Shakyamuni Buddha’s birth story is not easy on Maya and as the story evolves it becomes worse. Maya becomes increasingly separated from her son in the literature, separated from her own pregnancy and delivery. Her birth becomes a hygienic affair, with the Buddha entering and exiting her body without ever really touching her. The Lalitavistara Sutra even describes the Buddha living inside a palace within her womb, shielding him from the insides of her body. He lives inside her, but he has nothing to do with her. All the mess and blood and truthful humanity that goes with birth (and with women) is eliminated. Maya’s body was a cesspool of pollution and the future Buddha had to be kept apart.
To have womanhood eliminated with such insistent and consistent determination is heartbreaking. As a scholar, I am used to wrestling with such issues, but as a woman, as a person, I feel how agonizing these texts can be.
I understand all the arguments that can be made about why patriarchy exists: I understand that it has been the way of the world for most of our communal history; that it probably comes out of the agricultural revolution; that it was a way of parceling out roles in society; that it need not be as toxic as it sometimes feels like it is; that between the lines, there are spaces for women; that women can have their own traditions, their own ways, their own access to power.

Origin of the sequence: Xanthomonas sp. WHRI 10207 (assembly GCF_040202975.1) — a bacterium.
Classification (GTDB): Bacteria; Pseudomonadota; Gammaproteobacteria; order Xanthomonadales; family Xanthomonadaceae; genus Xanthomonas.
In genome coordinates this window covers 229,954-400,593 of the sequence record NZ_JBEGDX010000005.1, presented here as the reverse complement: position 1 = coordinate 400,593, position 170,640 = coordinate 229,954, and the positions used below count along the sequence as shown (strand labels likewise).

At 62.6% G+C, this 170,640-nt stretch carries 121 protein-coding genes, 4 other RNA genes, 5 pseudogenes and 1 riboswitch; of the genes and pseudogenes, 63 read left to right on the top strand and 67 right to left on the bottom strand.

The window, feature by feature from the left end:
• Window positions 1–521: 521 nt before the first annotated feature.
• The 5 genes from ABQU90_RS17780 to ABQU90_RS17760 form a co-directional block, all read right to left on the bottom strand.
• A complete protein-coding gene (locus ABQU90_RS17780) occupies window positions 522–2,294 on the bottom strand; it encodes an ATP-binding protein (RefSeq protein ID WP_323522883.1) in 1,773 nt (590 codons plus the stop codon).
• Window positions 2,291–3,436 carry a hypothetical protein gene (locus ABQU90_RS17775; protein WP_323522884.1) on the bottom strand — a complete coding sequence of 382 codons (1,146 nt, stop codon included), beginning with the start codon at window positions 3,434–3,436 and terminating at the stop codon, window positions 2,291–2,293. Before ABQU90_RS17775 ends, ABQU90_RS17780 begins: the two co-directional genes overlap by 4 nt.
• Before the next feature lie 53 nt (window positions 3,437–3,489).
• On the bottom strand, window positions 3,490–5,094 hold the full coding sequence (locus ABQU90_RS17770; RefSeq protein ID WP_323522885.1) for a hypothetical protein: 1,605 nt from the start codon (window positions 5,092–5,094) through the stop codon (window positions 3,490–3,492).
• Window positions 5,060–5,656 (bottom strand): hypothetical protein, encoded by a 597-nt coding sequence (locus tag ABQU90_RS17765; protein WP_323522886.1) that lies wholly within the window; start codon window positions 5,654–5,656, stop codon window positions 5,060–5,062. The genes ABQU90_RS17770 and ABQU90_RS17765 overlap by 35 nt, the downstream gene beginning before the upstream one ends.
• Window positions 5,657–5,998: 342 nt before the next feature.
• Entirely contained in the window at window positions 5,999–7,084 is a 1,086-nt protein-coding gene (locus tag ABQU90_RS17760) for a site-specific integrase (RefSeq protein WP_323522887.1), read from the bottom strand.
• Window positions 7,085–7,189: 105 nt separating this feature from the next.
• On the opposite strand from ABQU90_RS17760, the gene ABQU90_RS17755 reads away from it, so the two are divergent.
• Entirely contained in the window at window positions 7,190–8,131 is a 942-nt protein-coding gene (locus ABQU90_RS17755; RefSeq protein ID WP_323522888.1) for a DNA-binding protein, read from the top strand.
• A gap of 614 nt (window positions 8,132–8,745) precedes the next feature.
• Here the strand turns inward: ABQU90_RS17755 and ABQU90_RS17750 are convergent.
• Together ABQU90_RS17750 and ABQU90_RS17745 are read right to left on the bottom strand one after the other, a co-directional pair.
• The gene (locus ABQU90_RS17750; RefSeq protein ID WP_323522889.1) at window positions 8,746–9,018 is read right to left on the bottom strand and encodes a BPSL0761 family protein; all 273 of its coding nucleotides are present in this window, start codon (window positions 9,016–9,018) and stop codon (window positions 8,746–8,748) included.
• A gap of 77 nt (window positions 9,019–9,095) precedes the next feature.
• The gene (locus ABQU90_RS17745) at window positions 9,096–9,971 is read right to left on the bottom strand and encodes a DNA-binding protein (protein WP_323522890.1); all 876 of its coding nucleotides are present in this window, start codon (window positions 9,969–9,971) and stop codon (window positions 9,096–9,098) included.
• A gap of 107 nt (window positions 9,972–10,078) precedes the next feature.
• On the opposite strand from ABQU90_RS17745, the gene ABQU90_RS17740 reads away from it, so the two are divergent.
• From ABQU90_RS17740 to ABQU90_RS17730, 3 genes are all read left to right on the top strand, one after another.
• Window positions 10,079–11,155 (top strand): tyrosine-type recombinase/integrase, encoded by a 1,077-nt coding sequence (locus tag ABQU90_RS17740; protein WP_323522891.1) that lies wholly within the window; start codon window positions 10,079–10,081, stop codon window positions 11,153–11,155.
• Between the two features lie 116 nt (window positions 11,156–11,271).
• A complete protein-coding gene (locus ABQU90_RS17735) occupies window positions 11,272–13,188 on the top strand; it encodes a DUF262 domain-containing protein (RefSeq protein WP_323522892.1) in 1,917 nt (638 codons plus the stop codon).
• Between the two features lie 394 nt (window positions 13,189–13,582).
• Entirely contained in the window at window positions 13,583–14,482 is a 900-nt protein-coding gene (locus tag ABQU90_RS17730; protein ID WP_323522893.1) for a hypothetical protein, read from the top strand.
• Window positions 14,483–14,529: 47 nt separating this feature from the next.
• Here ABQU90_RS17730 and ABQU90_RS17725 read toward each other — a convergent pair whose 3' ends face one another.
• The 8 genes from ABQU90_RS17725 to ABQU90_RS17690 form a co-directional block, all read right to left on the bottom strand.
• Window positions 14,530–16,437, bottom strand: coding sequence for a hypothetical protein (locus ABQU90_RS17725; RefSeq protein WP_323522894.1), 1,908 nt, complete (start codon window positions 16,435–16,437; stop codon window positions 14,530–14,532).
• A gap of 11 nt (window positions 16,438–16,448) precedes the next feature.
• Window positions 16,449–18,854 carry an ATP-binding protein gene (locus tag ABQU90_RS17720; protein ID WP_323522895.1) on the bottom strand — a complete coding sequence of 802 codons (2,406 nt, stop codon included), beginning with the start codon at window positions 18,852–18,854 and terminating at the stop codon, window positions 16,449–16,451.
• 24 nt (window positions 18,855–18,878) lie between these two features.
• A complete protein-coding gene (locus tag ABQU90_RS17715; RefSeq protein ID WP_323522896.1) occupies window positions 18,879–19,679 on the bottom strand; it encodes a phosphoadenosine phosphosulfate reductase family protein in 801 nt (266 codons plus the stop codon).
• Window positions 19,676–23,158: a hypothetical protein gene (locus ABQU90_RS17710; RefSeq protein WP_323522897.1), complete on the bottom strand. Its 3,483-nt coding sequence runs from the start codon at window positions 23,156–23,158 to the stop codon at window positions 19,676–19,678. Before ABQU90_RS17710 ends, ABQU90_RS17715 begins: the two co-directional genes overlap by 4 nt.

That may all be true, but it is also true that the Buddha’s mother was killed off by the tradition seven days after she gave birth; that she was abandoned by the protective deities because her services were no longer needed; that her body was kept far from that of her son while he lived inside her because women’s bodies are polluting and dangerous.
I know that the Buddha refused Gotami’s request for ordination three times until Ananda interceded, and then the Buddha only agreed begrudgingly, warning the community that now that women were involved, the community would last half as long, because “women are like mould on a rice field.”